Do you renovate your strawberry patch each year? If not, do it this year and you may be surprised at how much this step increases your yield and plant health next year! This is good advice from Annie Klodd, University of Minnesota Extension Fruit and Vegetable Production Educator. She shares the following recommendations for taking care of your strawberry beds now that picking is over with.
After the final harvest, the patch should be renovated in order to restore the health of the plants and prepare them for the following season. This process involves weed control, mowing, row narrowing, cultivation, fertilization and irrigation.
Step 1: Remove large, mature weeds
Because Step 2 of the renovation process will involve mowing the whole patch, any large weeds that are about to go to seed should be removed prior to mowing so that they don’t spread their seeds into the soil. I find that weeds are often easier to pull when they are larger compared to when they’ve been mowed — there is more to grab onto. Most home gardeners will accomplish this step with hand-pulling.
Step 2: Mowing
After removing big weeds, the next step is mowing everything. Mow over all of the plants to stimulate new growth that will be healthier and more vigorous.
Mature plants should be mowed about 1 inch above the crowns (base of the plants). If the soil is an uneven height, then adjust the mower height up in order to avoid hitting the crowns.
Note: Plants that were planted this year do not need to be mowed.
Cautions about mowing:
- If the plants are stressed from drought, mowing may damage them further because the stressed plants have reduced ability to produce new leaves. If you garden in a drought-stressed area of the state and have not been watering regularly, either consider skipping the mowing or irrigate a couple of times prior to mowing to reduce stress on the plants.
- Do not delay renovation. If renovation is delayed by more than a few weeks after harvest, mowing is no longer advised.
Step 3: Apply fertilizer or compost
After mowing, broadcast a nitrogen-containing fertilizer, or a fertilizer containing nitrogen, phosphorus and potassium (N-P-K). This can be applied in the form of granulated or pelleted fertilizer, or compost. If applying fertilizer, it is helpful to apply part of it now, and part of it 4 to 6 weeks later, to make sure the plants have access to nitrogen throughout the rest of the season.
Deciding how much fertilizer to apply:
Sandier soils do not retain nitrogen as well as heavier soils with more silt and clay. Gardeners with sandier soils should apply higher rates of fertilizer and apply it at two timings as described above.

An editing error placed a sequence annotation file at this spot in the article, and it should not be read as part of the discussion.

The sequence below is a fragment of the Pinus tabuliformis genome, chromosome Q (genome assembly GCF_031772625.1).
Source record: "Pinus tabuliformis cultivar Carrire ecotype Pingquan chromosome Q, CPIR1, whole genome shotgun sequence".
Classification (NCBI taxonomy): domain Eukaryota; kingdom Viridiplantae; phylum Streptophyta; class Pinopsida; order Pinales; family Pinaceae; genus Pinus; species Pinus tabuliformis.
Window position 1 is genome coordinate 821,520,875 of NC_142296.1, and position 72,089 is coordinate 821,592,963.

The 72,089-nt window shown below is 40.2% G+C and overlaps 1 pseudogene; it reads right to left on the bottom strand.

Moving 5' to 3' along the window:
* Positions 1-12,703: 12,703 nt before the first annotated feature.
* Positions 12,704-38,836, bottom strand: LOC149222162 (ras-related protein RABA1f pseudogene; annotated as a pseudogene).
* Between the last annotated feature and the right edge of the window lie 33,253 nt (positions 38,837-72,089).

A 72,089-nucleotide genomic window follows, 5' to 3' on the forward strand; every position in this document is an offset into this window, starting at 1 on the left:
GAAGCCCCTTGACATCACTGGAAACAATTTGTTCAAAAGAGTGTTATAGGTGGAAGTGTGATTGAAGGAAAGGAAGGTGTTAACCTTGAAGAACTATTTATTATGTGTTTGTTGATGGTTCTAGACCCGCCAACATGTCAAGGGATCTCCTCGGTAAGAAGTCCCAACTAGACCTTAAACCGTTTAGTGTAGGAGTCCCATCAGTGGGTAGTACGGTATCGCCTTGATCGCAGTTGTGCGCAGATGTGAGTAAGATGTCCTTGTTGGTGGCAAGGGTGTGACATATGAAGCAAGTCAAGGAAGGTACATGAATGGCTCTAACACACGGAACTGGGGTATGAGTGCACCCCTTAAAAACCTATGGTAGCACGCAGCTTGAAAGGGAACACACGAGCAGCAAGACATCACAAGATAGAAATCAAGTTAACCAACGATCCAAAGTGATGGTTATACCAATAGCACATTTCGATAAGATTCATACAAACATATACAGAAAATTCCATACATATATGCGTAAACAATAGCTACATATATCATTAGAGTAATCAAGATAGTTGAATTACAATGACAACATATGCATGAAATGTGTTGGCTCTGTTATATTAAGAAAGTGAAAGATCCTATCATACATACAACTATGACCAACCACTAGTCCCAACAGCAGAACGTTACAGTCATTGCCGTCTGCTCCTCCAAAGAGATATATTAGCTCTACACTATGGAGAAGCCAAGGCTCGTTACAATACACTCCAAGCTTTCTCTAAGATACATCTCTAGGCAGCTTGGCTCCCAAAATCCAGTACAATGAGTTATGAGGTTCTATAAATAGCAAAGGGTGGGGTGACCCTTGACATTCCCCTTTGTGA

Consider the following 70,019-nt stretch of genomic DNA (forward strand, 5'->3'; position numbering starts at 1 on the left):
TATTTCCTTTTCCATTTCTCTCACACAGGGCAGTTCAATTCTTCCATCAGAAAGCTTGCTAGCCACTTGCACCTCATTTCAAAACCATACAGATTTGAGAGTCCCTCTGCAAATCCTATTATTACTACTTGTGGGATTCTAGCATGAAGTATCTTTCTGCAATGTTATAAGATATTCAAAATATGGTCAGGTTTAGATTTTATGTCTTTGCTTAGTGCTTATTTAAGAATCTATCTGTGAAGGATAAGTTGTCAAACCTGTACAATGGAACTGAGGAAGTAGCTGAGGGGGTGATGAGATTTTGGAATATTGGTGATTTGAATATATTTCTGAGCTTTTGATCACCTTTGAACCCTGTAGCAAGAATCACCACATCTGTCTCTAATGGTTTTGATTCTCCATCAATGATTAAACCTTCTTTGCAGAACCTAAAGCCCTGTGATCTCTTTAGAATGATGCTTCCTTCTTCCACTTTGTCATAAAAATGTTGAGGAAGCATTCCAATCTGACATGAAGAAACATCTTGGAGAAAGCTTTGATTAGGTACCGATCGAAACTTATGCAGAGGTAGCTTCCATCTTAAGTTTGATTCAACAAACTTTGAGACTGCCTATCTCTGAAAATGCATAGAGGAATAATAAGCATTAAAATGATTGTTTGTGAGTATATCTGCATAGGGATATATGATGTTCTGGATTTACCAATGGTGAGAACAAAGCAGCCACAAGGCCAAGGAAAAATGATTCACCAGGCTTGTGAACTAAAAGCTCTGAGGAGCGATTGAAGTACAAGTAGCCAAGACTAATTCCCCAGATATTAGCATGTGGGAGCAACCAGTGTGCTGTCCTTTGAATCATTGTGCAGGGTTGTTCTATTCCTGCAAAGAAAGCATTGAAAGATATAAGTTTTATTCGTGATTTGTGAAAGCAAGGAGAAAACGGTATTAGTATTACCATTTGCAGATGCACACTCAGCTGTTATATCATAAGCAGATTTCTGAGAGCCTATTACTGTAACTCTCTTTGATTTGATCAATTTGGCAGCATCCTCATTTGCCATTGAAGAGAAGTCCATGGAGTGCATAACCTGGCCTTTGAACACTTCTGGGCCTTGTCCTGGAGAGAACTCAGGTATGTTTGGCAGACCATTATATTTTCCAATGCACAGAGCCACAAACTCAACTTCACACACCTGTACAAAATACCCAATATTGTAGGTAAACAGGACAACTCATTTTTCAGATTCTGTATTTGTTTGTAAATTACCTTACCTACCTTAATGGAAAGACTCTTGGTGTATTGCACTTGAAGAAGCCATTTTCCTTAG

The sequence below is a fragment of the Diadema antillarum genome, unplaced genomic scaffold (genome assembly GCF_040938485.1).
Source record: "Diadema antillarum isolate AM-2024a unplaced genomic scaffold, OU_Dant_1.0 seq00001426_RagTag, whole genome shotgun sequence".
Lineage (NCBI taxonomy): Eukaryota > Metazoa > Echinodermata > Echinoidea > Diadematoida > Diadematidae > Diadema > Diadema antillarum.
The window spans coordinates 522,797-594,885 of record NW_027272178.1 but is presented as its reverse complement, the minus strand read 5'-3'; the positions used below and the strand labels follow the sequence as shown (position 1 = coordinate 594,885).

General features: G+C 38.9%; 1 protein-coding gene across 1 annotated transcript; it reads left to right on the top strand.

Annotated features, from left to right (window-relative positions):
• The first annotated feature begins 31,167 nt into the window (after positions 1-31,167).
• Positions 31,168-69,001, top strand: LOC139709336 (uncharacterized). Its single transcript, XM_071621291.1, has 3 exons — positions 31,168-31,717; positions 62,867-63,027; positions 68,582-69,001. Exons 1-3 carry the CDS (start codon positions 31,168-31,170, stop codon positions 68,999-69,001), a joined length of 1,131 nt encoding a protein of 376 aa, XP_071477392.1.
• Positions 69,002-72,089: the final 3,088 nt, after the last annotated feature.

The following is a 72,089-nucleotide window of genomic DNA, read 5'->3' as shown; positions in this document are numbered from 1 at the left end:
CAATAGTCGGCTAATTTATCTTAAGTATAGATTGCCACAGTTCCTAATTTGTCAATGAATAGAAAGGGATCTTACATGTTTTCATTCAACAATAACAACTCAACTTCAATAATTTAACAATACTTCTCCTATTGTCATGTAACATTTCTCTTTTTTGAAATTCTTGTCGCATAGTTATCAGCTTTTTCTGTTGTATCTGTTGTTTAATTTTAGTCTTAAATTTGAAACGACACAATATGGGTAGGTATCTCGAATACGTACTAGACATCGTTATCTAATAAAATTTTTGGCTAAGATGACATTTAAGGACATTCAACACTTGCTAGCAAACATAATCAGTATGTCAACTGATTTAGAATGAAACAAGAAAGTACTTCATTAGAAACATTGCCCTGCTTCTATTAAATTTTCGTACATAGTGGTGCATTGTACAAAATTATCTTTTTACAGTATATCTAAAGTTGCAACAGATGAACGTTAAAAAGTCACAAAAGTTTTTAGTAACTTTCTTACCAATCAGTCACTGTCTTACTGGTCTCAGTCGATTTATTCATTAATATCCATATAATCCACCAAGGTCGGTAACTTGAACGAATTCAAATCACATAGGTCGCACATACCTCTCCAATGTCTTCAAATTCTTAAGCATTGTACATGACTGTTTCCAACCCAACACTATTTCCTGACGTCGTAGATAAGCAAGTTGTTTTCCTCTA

Doing a soil and foliar test will help determine if your strawberry plants are deficient in any nutrients. It is not the right time in the season now to do a foliar test, but it can be done in a few weeks and be used next season.
Step 4: Cultivate the soil between the rows
While some gardeners have large patches of strawberries with no rows, having rows of straw between the strawberry rows helps prevent the plants from crowding each other out and becoming unproductive. During renovation, till up the soil between the rows so the rows do not grow into each other. Remove any additional runners that are growing between the rows if they are not removed by tilling or hoeing.
More fruit is produced along the sides of the rows compared to the centers, so narrower rows are more productive. Not only does this step narrow the rows, but it also incorporates fertilizer and straw, and removes small weeds between the rows. The rows should be narrowed to 12 to 18 inches.
Step 5: Watering
The plants need water at this point to re-grow their leaves and access the fertilizer that was applied. Watering is especially important after renovation if conditions have been dry and the forecast does not call for much rain in the coming week.
Step 6: Keep the patch happy!
After renovation is complete, keep watering and pulling weeds for the next few weeks so the plants can grow without competing for nutrients, water and space.
Written by: Bill Halfman, Extension Monroe County, Agriculture Agent, email: firstname.lastname@example.org
For more information, please contact: Carolyn Ihde, Agriculture Agent, Extension Richland County by email: email@example.com